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What Can A California Employer Say In A Job Reference Of A Former Employee?


The California Labor Code prohibits employers from making exaggerated or false statements about their former employees when giving a job reference. It is important to understand what an employer in California can and cannot say about a former employee when giving a job reference.

When applying for a new job, you may be worried about what your former employer might say about you to a prospective employer, especially if you did not leave that job on good terms. Under California law, employers have a right to provide truthful information about the reason for the termination of their former employees’ employment.

Communications between your former and prospective employer may be considered a privilege, which means some of the things disclosed during that communication cannot be used as evidence in a potential lawsuit against an employer.

If your employer gave you a bad reference or if you are an employer who does not understand their legal rights when it comes to giving negative references for former employees, consult with a Los Angeles employment lawyer.

What Can Employers Say When Communicating With a Prospective Employer?

When communicating with a former employee’s prospective employer, employers usually stick to the facts by providing the following information:

  • The date of the former employee’s employment
  • The employee’s job title
  • Whether or not they would rehire the worker

Employers typically choose to limit the contents of their communications with former employees’ prospective employers to avoid legal problems. California law gives employees the right to sue their former employers if the latter provides false or unsolicited information to the employee’s prospective employers to prevent them from being hired.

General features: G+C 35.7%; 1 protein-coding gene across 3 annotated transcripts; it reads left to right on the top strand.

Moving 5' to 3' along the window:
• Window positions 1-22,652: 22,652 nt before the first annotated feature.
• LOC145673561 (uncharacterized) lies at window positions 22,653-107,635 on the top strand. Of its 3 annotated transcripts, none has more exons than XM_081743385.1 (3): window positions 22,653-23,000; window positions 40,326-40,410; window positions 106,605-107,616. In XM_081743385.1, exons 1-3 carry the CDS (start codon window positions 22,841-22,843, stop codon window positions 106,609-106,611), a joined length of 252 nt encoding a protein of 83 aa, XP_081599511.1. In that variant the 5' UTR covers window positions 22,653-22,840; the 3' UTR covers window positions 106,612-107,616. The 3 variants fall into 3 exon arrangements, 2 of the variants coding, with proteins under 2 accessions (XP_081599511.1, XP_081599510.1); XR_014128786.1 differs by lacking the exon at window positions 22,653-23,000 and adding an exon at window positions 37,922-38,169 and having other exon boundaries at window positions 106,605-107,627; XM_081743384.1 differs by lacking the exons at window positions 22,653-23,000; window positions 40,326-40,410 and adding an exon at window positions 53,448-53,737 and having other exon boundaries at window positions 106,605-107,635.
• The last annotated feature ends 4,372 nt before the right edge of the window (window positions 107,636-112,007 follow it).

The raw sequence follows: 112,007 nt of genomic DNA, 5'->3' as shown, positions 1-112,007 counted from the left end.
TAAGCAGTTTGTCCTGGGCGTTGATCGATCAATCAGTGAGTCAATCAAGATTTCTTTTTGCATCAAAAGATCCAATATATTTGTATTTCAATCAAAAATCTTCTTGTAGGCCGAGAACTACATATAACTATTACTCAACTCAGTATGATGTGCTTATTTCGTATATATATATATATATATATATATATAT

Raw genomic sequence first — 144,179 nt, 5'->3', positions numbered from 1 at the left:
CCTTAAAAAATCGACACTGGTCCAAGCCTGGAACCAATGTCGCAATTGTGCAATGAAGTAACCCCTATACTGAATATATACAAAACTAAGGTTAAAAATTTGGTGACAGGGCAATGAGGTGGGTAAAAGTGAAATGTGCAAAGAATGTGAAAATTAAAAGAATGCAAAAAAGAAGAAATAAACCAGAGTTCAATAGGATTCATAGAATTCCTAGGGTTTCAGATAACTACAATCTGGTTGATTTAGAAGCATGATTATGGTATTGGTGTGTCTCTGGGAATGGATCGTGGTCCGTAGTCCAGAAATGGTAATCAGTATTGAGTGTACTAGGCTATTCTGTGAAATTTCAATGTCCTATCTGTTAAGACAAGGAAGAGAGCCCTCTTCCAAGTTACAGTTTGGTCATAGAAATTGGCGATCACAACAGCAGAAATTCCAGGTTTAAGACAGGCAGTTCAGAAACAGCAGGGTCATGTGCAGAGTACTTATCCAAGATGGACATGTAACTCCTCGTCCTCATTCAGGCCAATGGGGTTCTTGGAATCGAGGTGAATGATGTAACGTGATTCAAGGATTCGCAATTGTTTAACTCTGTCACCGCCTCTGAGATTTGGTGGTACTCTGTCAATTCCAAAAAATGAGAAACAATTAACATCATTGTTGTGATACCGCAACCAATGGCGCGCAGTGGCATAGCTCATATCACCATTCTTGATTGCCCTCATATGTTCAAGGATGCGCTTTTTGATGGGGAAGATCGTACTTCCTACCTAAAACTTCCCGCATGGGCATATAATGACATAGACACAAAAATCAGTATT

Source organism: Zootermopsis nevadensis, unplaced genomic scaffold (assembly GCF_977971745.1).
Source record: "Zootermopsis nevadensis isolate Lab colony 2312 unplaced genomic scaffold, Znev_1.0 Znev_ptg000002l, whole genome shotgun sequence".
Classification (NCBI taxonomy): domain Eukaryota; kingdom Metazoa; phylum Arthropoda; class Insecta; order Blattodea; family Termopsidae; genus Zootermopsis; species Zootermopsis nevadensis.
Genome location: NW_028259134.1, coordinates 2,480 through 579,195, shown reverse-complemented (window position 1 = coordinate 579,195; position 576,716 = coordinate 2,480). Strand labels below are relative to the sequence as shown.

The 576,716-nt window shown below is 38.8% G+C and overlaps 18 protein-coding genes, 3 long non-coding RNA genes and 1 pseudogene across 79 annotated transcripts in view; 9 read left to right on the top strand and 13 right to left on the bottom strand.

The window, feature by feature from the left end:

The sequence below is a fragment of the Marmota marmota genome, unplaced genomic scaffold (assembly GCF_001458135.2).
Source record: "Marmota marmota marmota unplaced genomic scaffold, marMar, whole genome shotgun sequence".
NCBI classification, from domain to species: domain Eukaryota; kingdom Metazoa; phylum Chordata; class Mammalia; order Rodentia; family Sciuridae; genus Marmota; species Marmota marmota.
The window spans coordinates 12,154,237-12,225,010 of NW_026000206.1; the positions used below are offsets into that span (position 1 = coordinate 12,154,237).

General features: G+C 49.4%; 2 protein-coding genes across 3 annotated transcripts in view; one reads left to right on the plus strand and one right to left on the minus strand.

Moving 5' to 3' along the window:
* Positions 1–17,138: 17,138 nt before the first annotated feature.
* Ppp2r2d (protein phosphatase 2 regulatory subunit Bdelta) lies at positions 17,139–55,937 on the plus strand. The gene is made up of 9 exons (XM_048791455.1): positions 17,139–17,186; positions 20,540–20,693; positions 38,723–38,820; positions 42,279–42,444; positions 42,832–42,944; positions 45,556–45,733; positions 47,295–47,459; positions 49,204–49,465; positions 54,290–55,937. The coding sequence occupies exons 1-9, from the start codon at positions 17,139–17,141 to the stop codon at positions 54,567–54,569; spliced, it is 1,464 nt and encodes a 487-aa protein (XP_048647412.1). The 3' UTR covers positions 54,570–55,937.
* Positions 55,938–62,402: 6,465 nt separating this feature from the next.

If you believe that your former employer said untruthful things about you to your prospective employer when providing a job reference or communicating with the employer, you should consult with a skilled attorney to determine whether or not you can sue your former employer for the damages you experienced as a result of not being hired.

In fact, an employer may be breaking the law by providing unsolicited information about a former employee. Thus, if your former employer gave information to your potential employer when such information was not requested, you might have evidence to prove that the information was given with the intent to prevent you from getting the new job.

When Statements Are Not Protected by the Privilege

As mentioned earlier, communication between former and prospective employers is usually protected by the common-interest privilege. However, not all statements are protected by the privilege.

A former employer cannot enjoy the protection of the privilege for any of the following statements about a former employee:

  • Untruthful or reckless statements. Employers who intentionally provide false or reckless statements about former employees to prevent them from being hired by prospective employers can be sued.
  • Malicious statements. Similarly, California law prohibits employers from making malicious statements about former employees.
  • Unsolicited information. If an employer contacts a former employee’s prospective employer without being requested to do so, or provides any unsolicited information about a former employee, the former employee may sue them for the resulting damages if the employee does not get hired.
  • Statements about protected activities. If your former employer makes statements about activities you undertook that are protected by the U.S. Constitution, you may be able to file a lawsuit to recover damages.

If you are considering suing your former employer for making any of the above-mentioned statements to your new or prospective employer, you need a skilled lawyer to help you justify a lawsuit against the employer.

Contact our employment lawyer at Litigation, P.C., to discuss your case today.

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